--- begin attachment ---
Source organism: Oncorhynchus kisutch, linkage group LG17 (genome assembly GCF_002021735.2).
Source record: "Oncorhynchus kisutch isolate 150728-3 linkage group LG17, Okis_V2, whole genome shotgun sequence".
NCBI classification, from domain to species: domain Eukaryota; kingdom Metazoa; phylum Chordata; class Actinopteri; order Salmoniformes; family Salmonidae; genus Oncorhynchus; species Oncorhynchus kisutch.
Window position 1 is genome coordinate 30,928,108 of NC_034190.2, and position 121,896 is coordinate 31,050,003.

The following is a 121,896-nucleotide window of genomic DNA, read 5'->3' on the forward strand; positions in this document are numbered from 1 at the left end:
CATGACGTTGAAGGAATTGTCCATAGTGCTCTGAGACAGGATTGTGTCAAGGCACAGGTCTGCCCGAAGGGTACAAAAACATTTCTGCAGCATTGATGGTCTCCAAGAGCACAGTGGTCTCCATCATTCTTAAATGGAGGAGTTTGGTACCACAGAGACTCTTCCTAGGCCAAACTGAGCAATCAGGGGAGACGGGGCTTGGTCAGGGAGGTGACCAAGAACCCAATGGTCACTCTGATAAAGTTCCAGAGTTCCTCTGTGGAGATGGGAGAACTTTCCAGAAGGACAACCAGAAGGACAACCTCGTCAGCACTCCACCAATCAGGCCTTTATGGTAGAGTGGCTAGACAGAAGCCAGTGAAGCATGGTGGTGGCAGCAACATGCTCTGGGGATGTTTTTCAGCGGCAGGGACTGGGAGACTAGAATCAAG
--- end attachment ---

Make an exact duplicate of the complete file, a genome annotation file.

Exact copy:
Source organism: Oncorhynchus kisutch, linkage group LG17 (genome assembly GCF_002021735.2).
Source record: "Oncorhynchus kisutch isolate 150728-3 linkage group LG17, Okis_V2, whole genome shotgun sequence".
NCBI classification, from domain to species: domain Eukaryota; kingdom Metazoa; phylum Chordata; class Actinopteri; order Salmoniformes; family Salmonidae; genus Oncorhynchus; species Oncorhynchus kisutch.
Window position 1 is genome coordinate 30,928,108 of NC_034190.2, and position 121,896 is coordinate 31,050,003.

The following is a 121,896-nucleotide window of genomic DNA, read 5'->3' on the forward strand; positions in this document are numbered from 1 at the left end:
CATGACGTTGAAGGAATTGTCCATAGTGCTCTGAGACAGGATTGTGTCAAGGCACAGGTCTGCCCGAAGGGTACAAAAACATTTCTGCAGCATTGATGGTCTCCAAGAGCACAGTGGTCTCCATCATTCTTAAATGGAGGAGTTTGGTACCACAGAGACTCTTCCTAGGCCAAACTGAGCAATCAGGGGAGACGGGGCTTGGTCAGGGAGGTGACCAAGAACCCAATGGTCACTCTGATAAAGTTCCAGAGTTCCTCTGTGGAGATGGGAGAACTTTCCAGAAGGACAACCAGAAGGACAACCTCGTCAGCACTCCACCAATCAGGCCTTTATGGTAGAGTGGCTAGACAGAAGCCAGTGAAGCATGGTGGTGGCAGCAACATGCTCTGGGGATGTTTTTCAGCGGCAGGGACTGGGAGACTAGAATCAAG